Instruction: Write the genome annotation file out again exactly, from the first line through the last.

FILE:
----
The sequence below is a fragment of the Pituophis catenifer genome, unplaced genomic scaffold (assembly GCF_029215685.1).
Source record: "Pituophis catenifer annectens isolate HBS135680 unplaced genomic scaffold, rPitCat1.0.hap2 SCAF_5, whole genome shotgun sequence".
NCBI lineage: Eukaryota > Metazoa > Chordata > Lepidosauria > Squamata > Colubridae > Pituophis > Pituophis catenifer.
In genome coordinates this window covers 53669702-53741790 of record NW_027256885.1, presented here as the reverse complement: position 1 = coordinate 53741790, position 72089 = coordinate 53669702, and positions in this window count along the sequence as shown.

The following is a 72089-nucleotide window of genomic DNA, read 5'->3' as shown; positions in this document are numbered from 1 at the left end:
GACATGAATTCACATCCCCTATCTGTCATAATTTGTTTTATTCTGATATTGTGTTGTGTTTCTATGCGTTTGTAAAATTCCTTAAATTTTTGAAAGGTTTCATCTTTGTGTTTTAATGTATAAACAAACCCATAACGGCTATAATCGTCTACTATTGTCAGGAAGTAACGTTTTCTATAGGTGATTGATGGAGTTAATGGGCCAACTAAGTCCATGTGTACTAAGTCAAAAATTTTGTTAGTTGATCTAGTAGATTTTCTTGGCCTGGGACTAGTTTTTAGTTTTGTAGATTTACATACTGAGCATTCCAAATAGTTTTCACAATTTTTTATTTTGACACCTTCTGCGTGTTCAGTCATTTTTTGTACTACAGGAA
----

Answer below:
The sequence below is a fragment of the Pituophis catenifer genome, unplaced genomic scaffold (assembly GCF_029215685.1).
Source record: "Pituophis catenifer annectens isolate HBS135680 unplaced genomic scaffold, rPitCat1.0.hap2 SCAF_5, whole genome shotgun sequence".
NCBI lineage: Eukaryota > Metazoa > Chordata > Lepidosauria > Squamata > Colubridae > Pituophis > Pituophis catenifer.
In genome coordinates this window covers 53669702-53741790 of record NW_027256885.1, presented here as the reverse complement: position 1 = coordinate 53741790, position 72089 = coordinate 53669702, and positions in this window count along the sequence as shown.

The following is a 72089-nucleotide window of genomic DNA, read 5'->3' as shown; positions in this document are numbered from 1 at the left end:
GACATGAATTCACATCCCCTATCTGTCATAATTTGTTTTATTCTGATATTGTGTTGTGTTTCTATGCGTTTGTAAAATTCCTTAAATTTTTGAAAGGTTTCATCTTTGTGTTTTAATGTATAAACAAACCCATAACGGCTATAATCGTCTACTATTGTCAGGAAGTAACGTTTTCTATAGGTGATTGATGGAGTTAATGGGCCAACTAAGTCCATGTGTACTAAGTCAAAAATTTTGTTAGTTGATCTAGTAGATTTTCTTGGCCTGGGACTAGTTTTTAGTTTTGTAGATTTACATACTGAGCATTCCAAATAGTTTTCACAATTTTTTATTTTGACACCTTCTGCGTGTTCAGTCATTTTTTGTACTACAGGAA